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Epidemiology of C-Reactive Protein and Coronary Heart Disease: An Overview
John Danesh

C-reactive protein (CRP) is the classical acute-phase reactant produced by the liver, the levels of which can increase up to 10 000-fold in response to infection and tissue damage. Despite the potential for such substantial spikes in CRP levels during inflammatory states, the year-to-year variability of CRP within apparently healthy adults is relatively moderate, comparable to those observed for blood pressure or serum cholesterol values. Hence, as interest has increased in the possibility that inflammation may be relevant to the aetiology of cardiovascular diseases, many studies have investigated whether higher than average CRP levels over the long-term (eg, 2.4 mg/L vs 1 mg/L, corresponding approximately to the mean values in the top third vs bottom third of CRP levels in the population) are associated with subsequent risk of cardiovascular diseases. Moreover, interest in the possibility that CRP may play a direct causal role in the development of cardiovascular diseases (and, by implication, whether it might be an important therapeutic target) has been stimulated by reports in experimental studies that CRP exerts actions that might establish and promote atherosclerosis.

By 2006, more than 30 long-term prospective studies in essentially general populations had reported generally positive associations between circulating concentrations of C-reactive protein and the risk of coronary heart disease (CHD), involving a total of more than 10 000 incident CHD cases. By mid-2006, the large majority of these studies had shared data with the coordinating centre of the Emerging Risk Factors Collaboration, an initiative to pool individual participant data from each these studies in order to help characterize more reliably than previously possible the age- and sex-specific associations of CRP with CHD (and with other major vascular outcomes), after making corrections for within-person variability in levels of CRP and of possible confounding factors. This initiative should provide reliable information on the shape of the association between CRP levels and CHD and of its strength under different circumstances, such as by sex, at different ages, and at different levels of established risk factors and other emerging markers. Investigation of the combined dataset should also help to address uncertainties related to the predictive value of CRP measurement on top of measurement of known causal cardiovascular risk factors.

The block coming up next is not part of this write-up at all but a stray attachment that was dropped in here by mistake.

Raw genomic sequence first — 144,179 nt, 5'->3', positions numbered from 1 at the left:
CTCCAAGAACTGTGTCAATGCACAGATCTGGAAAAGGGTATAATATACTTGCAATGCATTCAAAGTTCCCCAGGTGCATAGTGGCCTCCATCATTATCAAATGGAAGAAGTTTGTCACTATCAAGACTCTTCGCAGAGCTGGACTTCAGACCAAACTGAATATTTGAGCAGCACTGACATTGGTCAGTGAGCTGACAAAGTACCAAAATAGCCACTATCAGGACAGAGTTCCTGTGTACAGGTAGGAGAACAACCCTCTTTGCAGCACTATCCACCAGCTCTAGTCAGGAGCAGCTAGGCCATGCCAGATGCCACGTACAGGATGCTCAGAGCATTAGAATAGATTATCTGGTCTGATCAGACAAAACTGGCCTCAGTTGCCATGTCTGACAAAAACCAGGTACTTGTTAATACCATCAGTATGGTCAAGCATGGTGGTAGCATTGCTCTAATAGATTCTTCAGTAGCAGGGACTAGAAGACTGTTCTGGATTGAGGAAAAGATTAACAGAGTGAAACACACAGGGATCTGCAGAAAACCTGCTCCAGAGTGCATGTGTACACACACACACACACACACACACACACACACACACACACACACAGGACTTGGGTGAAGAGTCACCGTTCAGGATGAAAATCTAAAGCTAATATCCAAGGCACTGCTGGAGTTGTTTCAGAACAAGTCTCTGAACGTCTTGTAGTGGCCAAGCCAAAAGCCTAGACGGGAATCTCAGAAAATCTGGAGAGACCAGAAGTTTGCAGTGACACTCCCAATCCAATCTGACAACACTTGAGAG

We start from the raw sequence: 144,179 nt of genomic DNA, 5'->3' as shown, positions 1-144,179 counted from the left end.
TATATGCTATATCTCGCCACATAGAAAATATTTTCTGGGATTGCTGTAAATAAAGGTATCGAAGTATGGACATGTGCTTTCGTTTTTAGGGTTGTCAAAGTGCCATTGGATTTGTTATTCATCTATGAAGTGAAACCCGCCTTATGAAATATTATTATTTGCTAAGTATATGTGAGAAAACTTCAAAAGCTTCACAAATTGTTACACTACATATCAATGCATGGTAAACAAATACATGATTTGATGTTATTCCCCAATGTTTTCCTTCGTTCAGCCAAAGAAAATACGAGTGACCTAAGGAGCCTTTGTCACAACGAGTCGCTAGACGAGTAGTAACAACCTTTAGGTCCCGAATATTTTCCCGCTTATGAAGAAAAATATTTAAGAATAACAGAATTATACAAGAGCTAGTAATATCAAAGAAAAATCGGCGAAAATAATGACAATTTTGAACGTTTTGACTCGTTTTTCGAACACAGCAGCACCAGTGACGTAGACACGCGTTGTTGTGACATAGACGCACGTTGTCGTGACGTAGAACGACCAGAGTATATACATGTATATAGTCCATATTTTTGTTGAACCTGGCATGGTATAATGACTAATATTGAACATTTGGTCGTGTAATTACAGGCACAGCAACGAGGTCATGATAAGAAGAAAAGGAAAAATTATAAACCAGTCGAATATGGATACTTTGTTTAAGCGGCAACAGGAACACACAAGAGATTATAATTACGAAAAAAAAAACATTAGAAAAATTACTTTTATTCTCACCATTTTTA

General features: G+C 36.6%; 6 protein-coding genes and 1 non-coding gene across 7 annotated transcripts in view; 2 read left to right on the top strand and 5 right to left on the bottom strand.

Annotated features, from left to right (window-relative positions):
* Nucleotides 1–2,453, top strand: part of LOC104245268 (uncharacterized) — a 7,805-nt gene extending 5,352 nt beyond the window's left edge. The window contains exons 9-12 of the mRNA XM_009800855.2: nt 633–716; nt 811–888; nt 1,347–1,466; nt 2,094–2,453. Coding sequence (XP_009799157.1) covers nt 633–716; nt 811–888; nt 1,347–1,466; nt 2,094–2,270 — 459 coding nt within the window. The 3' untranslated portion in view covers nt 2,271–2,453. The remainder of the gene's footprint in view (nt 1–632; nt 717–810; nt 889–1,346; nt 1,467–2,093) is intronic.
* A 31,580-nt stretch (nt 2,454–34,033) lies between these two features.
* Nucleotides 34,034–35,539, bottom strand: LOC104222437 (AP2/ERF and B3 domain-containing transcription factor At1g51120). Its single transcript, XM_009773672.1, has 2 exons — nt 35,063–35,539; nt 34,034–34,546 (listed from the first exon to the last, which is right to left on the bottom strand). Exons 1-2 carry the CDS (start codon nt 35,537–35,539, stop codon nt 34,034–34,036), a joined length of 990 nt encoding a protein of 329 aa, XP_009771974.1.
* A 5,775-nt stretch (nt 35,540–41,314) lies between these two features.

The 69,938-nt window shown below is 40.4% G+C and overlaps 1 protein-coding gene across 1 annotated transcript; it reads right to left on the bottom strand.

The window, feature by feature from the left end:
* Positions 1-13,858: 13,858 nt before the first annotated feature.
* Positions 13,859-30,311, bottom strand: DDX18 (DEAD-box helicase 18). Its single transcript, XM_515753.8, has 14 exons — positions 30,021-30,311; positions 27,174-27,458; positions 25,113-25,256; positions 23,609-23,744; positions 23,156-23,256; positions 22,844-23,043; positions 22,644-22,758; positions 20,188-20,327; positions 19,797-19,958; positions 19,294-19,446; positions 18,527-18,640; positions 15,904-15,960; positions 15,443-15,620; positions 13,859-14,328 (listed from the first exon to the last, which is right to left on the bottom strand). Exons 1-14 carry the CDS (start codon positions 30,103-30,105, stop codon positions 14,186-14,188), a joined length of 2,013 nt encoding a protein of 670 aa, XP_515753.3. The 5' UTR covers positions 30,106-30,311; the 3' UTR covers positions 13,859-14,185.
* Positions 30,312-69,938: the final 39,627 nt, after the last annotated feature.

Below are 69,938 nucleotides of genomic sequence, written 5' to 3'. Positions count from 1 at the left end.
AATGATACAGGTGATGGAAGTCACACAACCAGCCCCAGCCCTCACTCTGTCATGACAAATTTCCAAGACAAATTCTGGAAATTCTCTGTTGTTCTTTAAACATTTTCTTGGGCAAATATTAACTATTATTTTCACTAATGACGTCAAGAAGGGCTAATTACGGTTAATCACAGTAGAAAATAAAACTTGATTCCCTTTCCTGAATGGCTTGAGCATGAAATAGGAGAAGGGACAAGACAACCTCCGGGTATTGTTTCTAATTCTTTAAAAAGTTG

But, although the Emerging Risk Factors Collaboration will help to quantify associations between CRP levels and CHD more precisely and in greater detail than has been previously possible, inherent limitations in such observational studies may not enable even such data pooling to distinguish clearly whether CRP is largely a causal risk factor in CHD or mainly a marker of established cardiovascular risk factors to which it is correlated (such as obesity, blood pressure, and smoking) or mainly a marker of subclinical disease or some combination of these possibilities. Statistical adjustment in observational studies may not fully correct for potential confounding since not all relevant factors are measured (and even measured confounders are often measured with inaccuracy) and because it is difficult to make allowances for the potential effects of early or subclinical disease on CRP levels (ie, “reverse causation”). One approach to eliminate such residual biases is, of course, the conduct of randomised trials of selective CRP-lowering agents in long-term studies of CHD prevention (and such compounds are in the early stages of development); by contrast, use of existing agents known to lower CRP levels, such as statins, would not provide a specific test of causality because such agents also affect several other factors in lipid pathways.

A further complementary approach to help minimise such biases involves genetic epidemiology. “Mendelian randomization” experiments attempt to minimize confounding and avoid reverse association bias by measurement of common polymorphisms or haplotypes in regulatory regions of the CRP gene that have been reliably associated with differences in circulating CRP concentration (but not with any known change in CRP function). According to Mendel’s second law, the inheritance of genetic variants should be subject to the random assortment of maternal and paternal alleles at the time of gamete formation. So, if CRP levels actually increase the risk of CHD, then carriage of alleles (or haplotypes) that expose individuals to a long-term elevation of CRP should confer an increased risk of coronary events in proportion to the difference in CRP levels attributable to the allele. Because of the randomised allocation of alleles, potential confounders should be distributed evenly among the genotypic classes, and any bias due to reverse causation should be avoided because genotypes are fixed at conception and not prone to modification by the onset of disease. The CRP-Coronary Genetics Collaboration has been established to help generate and pool data on relevant CRP genetic variants in a total of about 15 000 CHD cases and about 15 000 controls to enable sufficiently powerful mendelian experiments to help test any causal relevance of CRP levels to CHD.


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